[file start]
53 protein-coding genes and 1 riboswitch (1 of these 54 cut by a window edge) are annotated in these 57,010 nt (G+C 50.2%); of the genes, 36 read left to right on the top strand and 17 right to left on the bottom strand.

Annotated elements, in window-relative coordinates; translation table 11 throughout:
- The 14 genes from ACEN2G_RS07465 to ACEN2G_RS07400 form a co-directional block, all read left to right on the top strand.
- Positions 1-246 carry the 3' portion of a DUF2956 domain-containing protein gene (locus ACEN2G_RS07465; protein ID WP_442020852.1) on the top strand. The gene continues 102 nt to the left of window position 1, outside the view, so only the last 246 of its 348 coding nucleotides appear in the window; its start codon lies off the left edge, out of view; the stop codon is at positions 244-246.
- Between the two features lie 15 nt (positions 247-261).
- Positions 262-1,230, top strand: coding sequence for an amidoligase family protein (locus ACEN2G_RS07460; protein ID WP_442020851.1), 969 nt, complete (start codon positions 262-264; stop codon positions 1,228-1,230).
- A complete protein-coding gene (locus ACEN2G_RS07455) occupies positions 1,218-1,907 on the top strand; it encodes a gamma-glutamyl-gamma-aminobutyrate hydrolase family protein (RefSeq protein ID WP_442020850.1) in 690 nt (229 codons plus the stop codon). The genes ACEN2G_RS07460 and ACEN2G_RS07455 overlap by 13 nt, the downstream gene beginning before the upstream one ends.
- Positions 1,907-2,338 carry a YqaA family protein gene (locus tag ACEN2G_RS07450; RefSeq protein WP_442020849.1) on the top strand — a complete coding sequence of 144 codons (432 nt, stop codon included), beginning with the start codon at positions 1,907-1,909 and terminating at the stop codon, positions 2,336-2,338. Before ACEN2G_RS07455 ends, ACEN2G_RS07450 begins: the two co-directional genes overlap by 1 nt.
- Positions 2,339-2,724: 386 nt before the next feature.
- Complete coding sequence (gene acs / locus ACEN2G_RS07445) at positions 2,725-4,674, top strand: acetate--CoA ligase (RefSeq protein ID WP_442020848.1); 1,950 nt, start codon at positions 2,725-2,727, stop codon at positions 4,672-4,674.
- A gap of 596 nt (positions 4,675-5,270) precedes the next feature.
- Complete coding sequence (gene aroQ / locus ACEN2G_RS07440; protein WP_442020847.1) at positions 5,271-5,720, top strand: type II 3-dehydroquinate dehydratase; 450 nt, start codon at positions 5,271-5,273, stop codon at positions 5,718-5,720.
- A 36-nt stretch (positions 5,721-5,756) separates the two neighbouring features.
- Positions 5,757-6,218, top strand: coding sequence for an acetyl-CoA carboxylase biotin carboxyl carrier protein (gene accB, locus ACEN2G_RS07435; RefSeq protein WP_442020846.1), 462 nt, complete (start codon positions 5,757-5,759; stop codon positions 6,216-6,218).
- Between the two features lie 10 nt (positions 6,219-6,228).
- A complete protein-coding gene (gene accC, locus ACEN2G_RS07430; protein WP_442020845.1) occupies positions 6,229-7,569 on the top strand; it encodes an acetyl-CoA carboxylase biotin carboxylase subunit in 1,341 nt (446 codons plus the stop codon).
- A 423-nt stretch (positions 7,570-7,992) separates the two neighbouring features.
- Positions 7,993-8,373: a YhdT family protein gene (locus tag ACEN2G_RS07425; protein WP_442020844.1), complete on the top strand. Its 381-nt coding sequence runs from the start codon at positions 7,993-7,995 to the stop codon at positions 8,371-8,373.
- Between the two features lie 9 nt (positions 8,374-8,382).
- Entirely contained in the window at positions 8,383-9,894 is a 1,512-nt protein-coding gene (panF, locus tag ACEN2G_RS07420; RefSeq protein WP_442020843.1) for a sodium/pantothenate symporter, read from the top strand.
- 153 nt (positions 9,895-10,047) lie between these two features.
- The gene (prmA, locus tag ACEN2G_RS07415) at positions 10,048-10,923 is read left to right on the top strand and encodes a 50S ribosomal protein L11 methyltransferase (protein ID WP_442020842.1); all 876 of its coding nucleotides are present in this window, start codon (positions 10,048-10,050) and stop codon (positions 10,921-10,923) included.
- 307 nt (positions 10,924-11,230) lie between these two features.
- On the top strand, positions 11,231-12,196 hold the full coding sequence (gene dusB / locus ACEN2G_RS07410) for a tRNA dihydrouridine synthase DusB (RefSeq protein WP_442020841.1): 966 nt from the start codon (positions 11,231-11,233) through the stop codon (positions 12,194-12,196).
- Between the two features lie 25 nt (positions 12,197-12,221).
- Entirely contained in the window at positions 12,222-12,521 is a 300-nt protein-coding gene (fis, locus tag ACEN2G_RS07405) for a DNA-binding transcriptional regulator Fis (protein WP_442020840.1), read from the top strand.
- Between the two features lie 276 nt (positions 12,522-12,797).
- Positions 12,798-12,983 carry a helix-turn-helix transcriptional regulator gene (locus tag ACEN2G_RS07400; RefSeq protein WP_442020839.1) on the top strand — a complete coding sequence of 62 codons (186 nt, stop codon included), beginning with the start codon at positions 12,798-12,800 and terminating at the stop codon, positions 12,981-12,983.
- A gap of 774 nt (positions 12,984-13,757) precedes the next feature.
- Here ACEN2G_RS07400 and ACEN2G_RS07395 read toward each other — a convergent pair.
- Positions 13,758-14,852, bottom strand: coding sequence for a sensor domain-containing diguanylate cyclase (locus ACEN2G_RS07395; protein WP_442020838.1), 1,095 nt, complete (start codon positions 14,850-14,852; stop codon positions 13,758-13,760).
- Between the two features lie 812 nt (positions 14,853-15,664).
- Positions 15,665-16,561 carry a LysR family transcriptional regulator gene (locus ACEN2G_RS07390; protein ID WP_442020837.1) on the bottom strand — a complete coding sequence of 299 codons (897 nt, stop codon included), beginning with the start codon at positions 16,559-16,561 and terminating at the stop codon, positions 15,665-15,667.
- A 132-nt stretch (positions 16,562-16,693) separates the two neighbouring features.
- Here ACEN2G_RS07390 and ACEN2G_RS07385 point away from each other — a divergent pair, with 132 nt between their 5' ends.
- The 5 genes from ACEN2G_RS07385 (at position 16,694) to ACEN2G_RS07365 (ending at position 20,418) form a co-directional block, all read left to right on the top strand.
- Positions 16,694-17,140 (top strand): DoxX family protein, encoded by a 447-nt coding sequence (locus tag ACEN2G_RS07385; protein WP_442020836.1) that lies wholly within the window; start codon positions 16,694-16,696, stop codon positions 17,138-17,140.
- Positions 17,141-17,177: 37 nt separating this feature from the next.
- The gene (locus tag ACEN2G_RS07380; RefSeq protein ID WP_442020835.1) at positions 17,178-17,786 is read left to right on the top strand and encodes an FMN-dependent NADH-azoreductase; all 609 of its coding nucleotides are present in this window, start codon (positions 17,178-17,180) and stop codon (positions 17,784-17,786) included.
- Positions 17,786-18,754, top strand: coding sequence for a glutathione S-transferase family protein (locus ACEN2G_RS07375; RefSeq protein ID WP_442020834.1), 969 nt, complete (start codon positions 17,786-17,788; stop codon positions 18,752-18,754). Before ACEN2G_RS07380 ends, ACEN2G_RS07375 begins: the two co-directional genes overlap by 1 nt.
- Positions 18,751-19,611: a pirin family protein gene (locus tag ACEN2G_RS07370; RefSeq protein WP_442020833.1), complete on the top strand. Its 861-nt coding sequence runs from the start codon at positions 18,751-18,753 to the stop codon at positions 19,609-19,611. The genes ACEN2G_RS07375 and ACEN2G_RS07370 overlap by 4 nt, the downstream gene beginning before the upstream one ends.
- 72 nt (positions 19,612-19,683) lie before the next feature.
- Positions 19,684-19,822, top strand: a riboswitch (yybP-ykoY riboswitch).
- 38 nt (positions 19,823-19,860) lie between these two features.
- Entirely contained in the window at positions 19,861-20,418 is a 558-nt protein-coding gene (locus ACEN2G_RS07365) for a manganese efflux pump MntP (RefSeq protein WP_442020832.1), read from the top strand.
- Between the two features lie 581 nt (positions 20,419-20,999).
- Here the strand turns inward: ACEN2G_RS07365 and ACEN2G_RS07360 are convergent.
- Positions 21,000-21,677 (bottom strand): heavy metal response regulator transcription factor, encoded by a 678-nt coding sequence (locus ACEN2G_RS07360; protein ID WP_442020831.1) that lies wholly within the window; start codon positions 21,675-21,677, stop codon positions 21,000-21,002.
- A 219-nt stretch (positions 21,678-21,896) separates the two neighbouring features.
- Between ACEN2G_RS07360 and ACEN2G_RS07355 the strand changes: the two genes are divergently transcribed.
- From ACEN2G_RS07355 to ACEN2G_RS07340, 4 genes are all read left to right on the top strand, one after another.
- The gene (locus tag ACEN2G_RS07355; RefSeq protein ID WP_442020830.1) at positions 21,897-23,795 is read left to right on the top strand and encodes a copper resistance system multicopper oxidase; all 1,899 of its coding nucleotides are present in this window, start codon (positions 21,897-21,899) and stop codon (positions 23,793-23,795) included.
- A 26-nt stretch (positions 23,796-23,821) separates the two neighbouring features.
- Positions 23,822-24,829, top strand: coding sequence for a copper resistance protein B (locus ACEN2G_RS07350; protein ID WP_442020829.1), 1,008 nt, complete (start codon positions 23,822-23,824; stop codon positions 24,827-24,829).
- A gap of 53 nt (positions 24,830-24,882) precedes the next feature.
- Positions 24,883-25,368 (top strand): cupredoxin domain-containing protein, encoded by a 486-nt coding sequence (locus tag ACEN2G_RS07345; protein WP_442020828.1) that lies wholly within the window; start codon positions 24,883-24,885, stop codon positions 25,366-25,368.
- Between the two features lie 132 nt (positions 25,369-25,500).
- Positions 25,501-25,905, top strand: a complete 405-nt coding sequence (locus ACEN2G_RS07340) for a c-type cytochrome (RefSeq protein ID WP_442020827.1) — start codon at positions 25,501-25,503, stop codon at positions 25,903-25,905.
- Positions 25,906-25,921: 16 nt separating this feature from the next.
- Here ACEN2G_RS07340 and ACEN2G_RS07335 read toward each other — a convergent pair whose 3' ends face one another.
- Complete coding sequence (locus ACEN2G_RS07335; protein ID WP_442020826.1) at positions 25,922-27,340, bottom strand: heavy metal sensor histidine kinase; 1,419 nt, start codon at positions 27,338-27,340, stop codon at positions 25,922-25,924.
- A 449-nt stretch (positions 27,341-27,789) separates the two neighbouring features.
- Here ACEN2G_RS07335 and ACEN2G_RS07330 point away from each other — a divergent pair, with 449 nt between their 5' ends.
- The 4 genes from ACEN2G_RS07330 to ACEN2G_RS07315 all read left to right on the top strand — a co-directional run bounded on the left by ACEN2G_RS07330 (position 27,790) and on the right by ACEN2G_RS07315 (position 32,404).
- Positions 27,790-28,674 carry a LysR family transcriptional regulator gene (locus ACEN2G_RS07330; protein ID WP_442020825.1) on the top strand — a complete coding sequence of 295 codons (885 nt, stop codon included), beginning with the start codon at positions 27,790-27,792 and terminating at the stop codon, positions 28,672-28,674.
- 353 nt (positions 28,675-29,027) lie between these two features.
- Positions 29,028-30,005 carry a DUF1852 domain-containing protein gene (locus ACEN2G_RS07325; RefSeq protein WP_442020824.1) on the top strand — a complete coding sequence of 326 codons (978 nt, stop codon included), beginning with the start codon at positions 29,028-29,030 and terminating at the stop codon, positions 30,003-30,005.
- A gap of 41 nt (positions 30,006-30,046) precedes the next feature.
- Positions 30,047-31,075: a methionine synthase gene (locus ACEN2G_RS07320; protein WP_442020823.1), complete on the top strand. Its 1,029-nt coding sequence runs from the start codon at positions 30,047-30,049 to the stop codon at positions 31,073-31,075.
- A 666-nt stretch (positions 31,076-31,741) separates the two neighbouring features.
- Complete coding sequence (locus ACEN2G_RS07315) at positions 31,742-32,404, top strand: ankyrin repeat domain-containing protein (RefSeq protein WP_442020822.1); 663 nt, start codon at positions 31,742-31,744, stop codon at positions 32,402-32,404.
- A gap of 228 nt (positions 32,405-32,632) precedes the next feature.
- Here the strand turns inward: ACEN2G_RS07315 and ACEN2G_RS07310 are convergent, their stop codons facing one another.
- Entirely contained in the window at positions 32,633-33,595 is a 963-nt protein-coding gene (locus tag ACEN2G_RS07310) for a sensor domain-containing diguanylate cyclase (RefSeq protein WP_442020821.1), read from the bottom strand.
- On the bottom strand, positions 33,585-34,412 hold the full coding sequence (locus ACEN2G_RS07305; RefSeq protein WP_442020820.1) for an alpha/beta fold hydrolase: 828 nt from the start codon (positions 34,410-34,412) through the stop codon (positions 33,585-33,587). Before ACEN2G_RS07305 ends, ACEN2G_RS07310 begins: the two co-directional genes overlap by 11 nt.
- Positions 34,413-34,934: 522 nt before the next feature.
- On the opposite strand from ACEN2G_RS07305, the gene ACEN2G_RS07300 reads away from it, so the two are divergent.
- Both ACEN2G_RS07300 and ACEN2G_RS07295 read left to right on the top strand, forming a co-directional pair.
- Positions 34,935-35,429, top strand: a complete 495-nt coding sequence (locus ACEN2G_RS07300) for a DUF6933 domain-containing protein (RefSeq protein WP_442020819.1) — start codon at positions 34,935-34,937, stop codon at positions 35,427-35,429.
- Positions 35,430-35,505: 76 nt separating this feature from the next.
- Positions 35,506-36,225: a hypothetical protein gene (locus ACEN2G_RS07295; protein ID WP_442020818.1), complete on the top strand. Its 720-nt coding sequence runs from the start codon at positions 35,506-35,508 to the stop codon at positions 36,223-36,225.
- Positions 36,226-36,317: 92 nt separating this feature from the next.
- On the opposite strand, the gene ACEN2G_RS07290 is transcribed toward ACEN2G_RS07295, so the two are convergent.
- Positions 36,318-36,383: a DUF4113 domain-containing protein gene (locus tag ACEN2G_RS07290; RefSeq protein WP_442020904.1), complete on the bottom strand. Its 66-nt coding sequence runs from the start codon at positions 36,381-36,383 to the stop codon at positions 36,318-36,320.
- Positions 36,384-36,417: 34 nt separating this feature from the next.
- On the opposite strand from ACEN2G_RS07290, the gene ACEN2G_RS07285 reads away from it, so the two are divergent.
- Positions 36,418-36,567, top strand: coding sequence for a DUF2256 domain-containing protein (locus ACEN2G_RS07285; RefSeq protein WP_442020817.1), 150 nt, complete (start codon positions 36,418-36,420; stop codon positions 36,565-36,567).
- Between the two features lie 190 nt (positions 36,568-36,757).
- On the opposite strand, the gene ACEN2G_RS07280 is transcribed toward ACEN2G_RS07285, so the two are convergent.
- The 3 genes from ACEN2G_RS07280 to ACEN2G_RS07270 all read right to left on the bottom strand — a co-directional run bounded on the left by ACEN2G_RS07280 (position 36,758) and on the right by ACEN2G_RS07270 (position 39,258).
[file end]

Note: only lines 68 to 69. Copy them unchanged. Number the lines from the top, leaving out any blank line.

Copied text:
- A gap of 41 nt (positions 30,006-30,046) precedes the next feature.
- Positions 30,047-31,075: a methionine synthase gene (locus ACEN2G_RS07320; protein WP_442020823.1), complete on the top strand. Its 1,029-nt coding sequence runs from the start codon at positions 30,047-30,049 to the stop codon at positions 31,073-31,075.